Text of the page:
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About djk

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    Klipsch Fanatic
  1. A cheap meter with LCR can measure the inductance, and then you can calculate the turns ratio.
  2. " Funny, i was one of the lead mechanics at a local Wards well before they went out of business. " Western Auto (Sears) was the worst (locally). The Wards issue was a simple mistake, Western Auto was a huge fraud issue, multiple times. A misteak (sic) can be forgiven, fraud is unforgivable (the Western Auto went out-of-business).
  3. The question was rhetorical (Monkey Wards forgot to torque them after mounting new tires).
  4. If thread direction were true, why did the lug-nuts get loose on my right front wheel (and not my left)?
  6. " Some of those lyrics a guy really doesn't want his daughter singing. " Love the children wearing earbuds singing along with NWA at the library.
  7. "Would love to protect these. Got any of the filters left? " A key part in the filter (17.5H inductor) was obtained on a surplus basis, and is no longer available. IIRC, about 100 were all that was built. They were about 5KΩ impedance, I built some 600Ω versions but they sounded opaque (as Crown preamps couldn't really drive 600Ω and still sound good). P500? Should be OK, we sold the P300 (back in the day).
  8. JBL recommended using an amp no larger than 150W on the L-100 (123A). Puking a 123A was usually done with an amp lacking an infrasonic filter and playing records, not excessive power per se. I designed and sold a $30 30hz filter (for the tape loop) that virtually eliminated such failures (and made things sound better, and allowed you to play louder too). JBL sent their vice-president out to visit our store to see what we were doing. We were also the world largest Harman Kardon ST-7 turntable dealer, in addition to having the lowest driver failure rates on JBL speakers (due to the filter and using fuses).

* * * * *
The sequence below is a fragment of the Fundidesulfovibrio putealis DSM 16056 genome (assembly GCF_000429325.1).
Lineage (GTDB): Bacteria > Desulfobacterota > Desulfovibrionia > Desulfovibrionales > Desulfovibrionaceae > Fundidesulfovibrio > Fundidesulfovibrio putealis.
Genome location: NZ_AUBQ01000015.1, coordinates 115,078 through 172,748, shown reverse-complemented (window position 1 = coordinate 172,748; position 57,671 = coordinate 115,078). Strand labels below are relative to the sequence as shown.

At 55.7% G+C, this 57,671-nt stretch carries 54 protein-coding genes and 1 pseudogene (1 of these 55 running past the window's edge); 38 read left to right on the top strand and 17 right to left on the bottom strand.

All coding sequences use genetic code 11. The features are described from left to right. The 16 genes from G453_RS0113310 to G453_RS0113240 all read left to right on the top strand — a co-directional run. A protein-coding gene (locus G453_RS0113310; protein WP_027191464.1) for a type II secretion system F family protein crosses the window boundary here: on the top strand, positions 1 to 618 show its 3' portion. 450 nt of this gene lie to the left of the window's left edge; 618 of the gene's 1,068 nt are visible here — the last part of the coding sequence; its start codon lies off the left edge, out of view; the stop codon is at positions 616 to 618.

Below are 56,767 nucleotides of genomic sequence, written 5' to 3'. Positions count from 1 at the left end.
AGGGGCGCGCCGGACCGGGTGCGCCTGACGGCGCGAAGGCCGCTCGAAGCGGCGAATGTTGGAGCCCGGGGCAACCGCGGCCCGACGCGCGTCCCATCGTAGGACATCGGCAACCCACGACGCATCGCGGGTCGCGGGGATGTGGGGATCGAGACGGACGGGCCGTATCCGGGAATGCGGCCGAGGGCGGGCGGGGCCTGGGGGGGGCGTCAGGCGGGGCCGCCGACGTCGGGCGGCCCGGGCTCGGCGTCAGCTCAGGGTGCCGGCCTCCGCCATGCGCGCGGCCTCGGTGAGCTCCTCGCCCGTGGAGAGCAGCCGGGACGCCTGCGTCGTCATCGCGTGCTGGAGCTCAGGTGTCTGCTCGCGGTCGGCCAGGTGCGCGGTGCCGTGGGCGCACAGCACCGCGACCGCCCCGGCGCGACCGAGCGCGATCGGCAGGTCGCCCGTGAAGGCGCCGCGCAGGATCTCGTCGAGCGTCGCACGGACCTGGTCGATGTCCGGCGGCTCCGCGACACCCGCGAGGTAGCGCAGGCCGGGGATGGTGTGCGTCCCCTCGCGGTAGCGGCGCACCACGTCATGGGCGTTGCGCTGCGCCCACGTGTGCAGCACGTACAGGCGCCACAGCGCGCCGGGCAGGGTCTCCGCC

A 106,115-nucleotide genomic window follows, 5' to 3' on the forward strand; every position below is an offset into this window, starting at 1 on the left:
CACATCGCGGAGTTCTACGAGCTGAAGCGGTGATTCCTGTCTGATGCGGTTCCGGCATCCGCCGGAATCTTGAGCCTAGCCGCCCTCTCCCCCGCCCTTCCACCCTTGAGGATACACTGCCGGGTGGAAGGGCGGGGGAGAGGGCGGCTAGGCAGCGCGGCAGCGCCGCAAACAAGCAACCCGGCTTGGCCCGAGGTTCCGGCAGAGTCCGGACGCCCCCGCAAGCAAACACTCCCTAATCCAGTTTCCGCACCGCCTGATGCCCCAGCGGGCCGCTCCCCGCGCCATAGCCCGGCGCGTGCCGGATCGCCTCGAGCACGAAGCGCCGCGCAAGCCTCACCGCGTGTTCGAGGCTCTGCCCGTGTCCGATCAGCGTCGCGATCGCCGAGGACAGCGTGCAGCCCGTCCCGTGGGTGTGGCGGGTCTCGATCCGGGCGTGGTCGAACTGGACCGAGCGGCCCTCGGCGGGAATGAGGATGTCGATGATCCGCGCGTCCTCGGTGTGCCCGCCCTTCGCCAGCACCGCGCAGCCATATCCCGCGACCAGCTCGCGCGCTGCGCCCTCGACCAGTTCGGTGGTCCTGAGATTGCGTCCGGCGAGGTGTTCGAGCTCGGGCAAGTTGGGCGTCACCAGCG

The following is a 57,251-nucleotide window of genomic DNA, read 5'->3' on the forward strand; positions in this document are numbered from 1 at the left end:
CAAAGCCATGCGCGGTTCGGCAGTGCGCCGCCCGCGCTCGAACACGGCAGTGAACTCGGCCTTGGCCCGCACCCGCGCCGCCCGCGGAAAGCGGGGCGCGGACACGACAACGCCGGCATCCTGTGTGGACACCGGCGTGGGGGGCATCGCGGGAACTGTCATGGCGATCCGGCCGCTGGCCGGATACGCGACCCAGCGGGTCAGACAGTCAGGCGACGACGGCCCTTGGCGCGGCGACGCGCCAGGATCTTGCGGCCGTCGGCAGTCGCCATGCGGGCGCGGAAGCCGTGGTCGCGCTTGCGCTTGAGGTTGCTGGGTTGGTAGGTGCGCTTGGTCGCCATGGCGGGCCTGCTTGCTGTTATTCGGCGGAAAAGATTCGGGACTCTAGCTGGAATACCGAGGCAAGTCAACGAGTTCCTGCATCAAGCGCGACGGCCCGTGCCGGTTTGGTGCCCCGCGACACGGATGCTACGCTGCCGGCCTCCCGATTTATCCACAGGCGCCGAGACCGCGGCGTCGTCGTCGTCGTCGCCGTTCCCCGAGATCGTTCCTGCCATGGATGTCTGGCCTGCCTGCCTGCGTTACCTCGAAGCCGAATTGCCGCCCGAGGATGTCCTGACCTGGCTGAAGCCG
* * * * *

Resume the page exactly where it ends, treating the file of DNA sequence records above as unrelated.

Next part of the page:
9. "the Heresy out-performed the 4311 Monitors in every way...more bass.." Don't think so. I sold JBL and Klipsch. At one time (1979~1980) Klipsch told us we were the largest single dealer they had, we were also the largest single JBL dealer in the midwest (including Chicago, St Louis, KC, Twin Cities, etc.). The JBL had better bass. The Heresy sounded better in the mids and HF until the amp ran out of power (assuming it was on the floor up against a wall). The mids and HF on the JBL started gradually distorting and when the amp started clipping it was a lot less noticeable than the Heresy (when the amp clipped the distortion went through the roof). I has access to measuring equipment (delay gated), and was amazed at how good the Heresy measured off-axis (as you would be while listening). Both speakers were quite flat (the JBL having better bass). I talked to PWK about using a better tweeter (like the JBL 077), Paul pointed out that it cost 5x that of the EV unit.
  10. " I believe he laughed at the notion. " Can't hear ? Bob Pease (RIP) from National Semiconductor had some good articles for engineers on this subject (he called it capacitor soakage)
  11. Blue, brown and orange. Most people bought the orange.
  12. " I thought the whole reason you changed them was due to age. " The Russian caps are hermetically sealed, the oil caps used by Klipsch after the early '70s were not. Lead failure due to ESR on non-hermetic caps is the issue, age, per se, is not.
  13. " I'm pretty much asking about an analog active unit. " As was I. The only electronic crossover I have ever seen that ran on a single-ended DC voltage (that puts DC bias on the caps) was the old A/D/S AX2 (circa mid '80s). Lead attachment is still a problem with the caps over time, and any device with copperweld leads (as most small film caps and film resistors were). Carver and Hafler bought NOS parts to save money, they failed much sooner than other companies products (due to copperweld failures).
  14. " The electronics in an active analog crossover are connected to circuitry powered by DC. " Of course you mean ±V, the signal is referenced to 0V (ground).